The American Revolution 100: The People, Battles, and Events of the American War for Independence, Ranked by Their Significance

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Overview

Experience the defining moments of the war that gave birth to America

The American Revolution 100 brings to life the monumental moments, bloody battles, and influential leaders who gave birth to a great nation. In comprehensive fashion, decorated veteran and military expert Michael Lee Lanning ranks and analyzes the war's most significant events, showing how each affected the outcome.

Relive the memorable battles, when a country of ...

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Overview

Experience the defining moments of the war that gave birth to America

The American Revolution 100 brings to life the monumental moments, bloody battles, and influential leaders who gave birth to a great nation. In comprehensive fashion, decorated veteran and military expert Michael Lee Lanning ranks and analyzes the war's most significant events, showing how each affected the outcome.

Relive the memorable battles, when a country of citizen-farmers prepared themselves to take on the mightiest army in the world. Learn about the remarkable figures and forces of the time, and decide for yourself:

  • Who influenced the revolution more—John Adams, Benjamin Franklin, or John Paul Jones?
  • Was the Battle of Yorktown more pivotal than the Battle of Trenton?
  • Was The Declaration of Independence more important to the revolution than Thomas Paine's Common Sense?

Read the stories of Henry Knox, Thomas Sumter, American militias, and December 26, 1776, and let your own debates begin…

Praise for Michael Lee Lanning's history books:

"Easily accessible…Recommended reference for the aficionado and the uninitiated alike."
ForeWord magazine

"Unusual and even witty insights also abound."
Publishers Weekly

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Product Details

  • ISBN-13: 9781402221156
  • Publisher: Sourcebooks
  • Publication date: 11/1/2009
  • Pages: 373
  • Sales rank: 815,613
  • Product dimensions: 6.60 (w) x 8.70 (h) x 1.00 (d)

Meet the Author

Lt. Col. Michael Lee Lanning retired from the US Army after more than 20 years of service. He is a decorated veteran of the Vietnam War. Lanning has written 14 books on military history, including The Battle 100 and The Civil War 100.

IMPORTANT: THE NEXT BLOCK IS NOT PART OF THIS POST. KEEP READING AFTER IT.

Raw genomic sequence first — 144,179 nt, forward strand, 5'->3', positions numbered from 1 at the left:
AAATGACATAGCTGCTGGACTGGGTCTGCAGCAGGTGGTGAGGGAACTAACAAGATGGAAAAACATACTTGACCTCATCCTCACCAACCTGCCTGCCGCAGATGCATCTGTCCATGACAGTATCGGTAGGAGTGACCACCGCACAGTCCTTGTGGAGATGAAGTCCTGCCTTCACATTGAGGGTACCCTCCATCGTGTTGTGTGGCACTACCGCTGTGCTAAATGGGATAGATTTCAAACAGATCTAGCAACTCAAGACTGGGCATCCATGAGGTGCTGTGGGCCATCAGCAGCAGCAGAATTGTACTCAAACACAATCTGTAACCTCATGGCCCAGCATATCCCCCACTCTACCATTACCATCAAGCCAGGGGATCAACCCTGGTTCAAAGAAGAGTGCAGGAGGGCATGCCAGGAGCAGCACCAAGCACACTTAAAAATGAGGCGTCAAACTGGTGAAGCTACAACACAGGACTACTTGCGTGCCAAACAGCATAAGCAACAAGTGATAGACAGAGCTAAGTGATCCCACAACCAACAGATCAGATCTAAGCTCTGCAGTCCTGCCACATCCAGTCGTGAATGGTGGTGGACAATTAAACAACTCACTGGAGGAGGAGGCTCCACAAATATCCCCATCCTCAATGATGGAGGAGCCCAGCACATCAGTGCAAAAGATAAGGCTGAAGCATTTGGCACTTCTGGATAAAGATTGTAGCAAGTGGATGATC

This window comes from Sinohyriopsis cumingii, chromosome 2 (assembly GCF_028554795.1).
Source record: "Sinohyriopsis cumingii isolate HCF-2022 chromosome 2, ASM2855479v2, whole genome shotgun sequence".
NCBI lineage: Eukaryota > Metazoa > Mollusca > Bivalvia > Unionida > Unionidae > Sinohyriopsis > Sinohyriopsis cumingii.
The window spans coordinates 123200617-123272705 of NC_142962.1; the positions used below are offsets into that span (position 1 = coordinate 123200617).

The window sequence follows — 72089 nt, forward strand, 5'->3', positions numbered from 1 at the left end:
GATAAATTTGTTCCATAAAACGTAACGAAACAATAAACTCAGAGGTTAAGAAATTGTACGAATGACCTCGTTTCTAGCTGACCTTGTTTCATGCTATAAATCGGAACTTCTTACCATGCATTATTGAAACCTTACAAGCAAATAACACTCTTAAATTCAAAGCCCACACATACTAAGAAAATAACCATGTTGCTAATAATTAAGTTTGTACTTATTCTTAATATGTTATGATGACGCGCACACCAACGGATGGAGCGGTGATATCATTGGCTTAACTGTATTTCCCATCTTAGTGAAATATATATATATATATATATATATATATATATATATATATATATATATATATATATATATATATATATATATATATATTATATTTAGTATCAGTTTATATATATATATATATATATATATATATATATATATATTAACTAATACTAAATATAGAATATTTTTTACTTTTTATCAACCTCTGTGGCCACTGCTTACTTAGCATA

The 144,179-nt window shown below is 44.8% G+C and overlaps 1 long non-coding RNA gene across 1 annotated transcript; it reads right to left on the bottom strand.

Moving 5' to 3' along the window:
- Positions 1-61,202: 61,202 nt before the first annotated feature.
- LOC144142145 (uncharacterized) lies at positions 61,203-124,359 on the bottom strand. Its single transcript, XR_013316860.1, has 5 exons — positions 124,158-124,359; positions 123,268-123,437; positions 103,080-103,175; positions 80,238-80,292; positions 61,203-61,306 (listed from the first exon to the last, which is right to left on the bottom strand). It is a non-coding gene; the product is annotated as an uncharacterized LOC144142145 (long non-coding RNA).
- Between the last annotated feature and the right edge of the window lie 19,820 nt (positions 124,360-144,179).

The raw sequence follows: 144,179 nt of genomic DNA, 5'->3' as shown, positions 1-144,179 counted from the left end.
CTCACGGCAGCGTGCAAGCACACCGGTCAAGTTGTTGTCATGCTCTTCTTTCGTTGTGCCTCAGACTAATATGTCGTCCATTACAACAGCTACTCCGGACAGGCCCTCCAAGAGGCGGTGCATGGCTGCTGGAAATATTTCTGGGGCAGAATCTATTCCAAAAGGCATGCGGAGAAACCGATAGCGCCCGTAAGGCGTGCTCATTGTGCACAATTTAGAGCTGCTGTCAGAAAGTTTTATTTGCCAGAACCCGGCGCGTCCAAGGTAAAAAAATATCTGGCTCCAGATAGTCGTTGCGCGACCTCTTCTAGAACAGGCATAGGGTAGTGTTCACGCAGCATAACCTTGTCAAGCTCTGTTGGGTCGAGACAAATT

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Read an Excerpt

Introduction

We hold these truths to be self evident: That all men are created equal; that they are endowed by their Creator with certain unalienable rights; that among these are life, liberty, and the pursuit of happiness; that, to secure these rights, governments are instituted among men, deriving their just powers from the consent of the governed.
-Declaration of Independence
July 4, 1776

These simple, yet ambitious, words begin the declaration that became the birth certificate of the United States of America-a document that ended any chance that the rebellious colonists and the British king might settle their differences anywhere but on the battlefield. The vastly outnumbered Revolutionaries faced what seemed to be overwhelming obstacles to their independence. Many of their fellow colonists opposed the Rebellion, and others chose neutrality. Great Britain, the most powerful military power in the world at the time, had a large population and almost unlimited resources. The Americans had no united military force, no monetary system, and no governing body to support the newly declared nation. Five years after the founders signed the Declaration of Independence, the Americans accepted the surrender of the main British army in America and two years later signed a peace agreement that recognized the independence of the United States.

The opportunity for "life, liberty, and the pursuit of happiness" achieved by the Revolutionary War led to the longest reigning democracy in history. Over the succeeding years, the United States has advanced to the status of the richest country and world's single superpower. Its revolution has served as model to those seeking independence from oppression of all kinds, and the United States remains today a beacon of hope to freedom-loving people everywhere.

Wars can change the course of history. The American Revolution ranks as the most influential conflict of all time. In the thousands of books that have been written about the war since it ended, most authors have focused on combining the divergent political and social issues with battlefield actions. A myriad of others have covered the lives of the individual military and civilian leaders or covered the specific units, battles, or campaigns. Yet, none of these works to date has attempted to rank the war's leaders, battles, and events in terms of their influence on the Revolutionary War itself.